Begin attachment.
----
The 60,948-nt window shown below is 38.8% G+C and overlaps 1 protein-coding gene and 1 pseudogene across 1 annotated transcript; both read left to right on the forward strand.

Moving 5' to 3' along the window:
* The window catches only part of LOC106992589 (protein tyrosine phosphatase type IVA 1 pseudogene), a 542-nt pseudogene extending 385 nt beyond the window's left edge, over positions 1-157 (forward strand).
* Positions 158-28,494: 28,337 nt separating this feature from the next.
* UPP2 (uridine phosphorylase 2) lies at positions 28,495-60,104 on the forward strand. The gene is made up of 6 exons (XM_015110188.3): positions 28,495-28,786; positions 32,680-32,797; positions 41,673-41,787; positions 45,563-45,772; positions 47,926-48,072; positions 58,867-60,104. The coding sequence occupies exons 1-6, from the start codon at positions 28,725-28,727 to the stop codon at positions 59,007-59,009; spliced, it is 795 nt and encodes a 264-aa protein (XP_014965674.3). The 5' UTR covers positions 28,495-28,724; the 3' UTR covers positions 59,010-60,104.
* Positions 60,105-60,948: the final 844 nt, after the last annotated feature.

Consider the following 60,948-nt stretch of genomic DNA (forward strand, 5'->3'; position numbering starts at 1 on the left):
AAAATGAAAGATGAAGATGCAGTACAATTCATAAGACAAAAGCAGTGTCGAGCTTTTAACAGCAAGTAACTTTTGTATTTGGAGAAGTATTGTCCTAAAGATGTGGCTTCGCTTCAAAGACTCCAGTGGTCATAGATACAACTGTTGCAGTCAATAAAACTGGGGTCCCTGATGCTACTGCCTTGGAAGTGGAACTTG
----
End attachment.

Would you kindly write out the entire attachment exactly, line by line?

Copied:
The 60,948-nt window shown below is 38.8% G+C and overlaps 1 protein-coding gene and 1 pseudogene across 1 annotated transcript; both read left to right on the forward strand.

Moving 5' to 3' along the window:
* The window catches only part of LOC106992589 (protein tyrosine phosphatase type IVA 1 pseudogene), a 542-nt pseudogene extending 385 nt beyond the window's left edge, over positions 1-157 (forward strand).
* Positions 158-28,494: 28,337 nt separating this feature from the next.
* UPP2 (uridine phosphorylase 2) lies at positions 28,495-60,104 on the forward strand. The gene is made up of 6 exons (XM_015110188.3): positions 28,495-28,786; positions 32,680-32,797; positions 41,673-41,787; positions 45,563-45,772; positions 47,926-48,072; positions 58,867-60,104. The coding sequence occupies exons 1-6, from the start codon at positions 28,725-28,727 to the stop codon at positions 59,007-59,009; spliced, it is 795 nt and encodes a 264-aa protein (XP_014965674.3). The 5' UTR covers positions 28,495-28,724; the 3' UTR covers positions 59,010-60,104.
* Positions 60,105-60,948: the final 844 nt, after the last annotated feature.

Consider the following 60,948-nt stretch of genomic DNA (forward strand, 5'->3'; position numbering starts at 1 on the left):
AAAATGAAAGATGAAGATGCAGTACAATTCATAAGACAAAAGCAGTGTCGAGCTTTTAACAGCAAGTAACTTTTGTATTTGGAGAAGTATTGTCCTAAAGATGTGGCTTCGCTTCAAAGACTCCAGTGGTCATAGATACAACTGTTGCAGTCAATAAAACTGGGGTCCCTGATGCTACTGCCTTGGAAGTGGAACTTG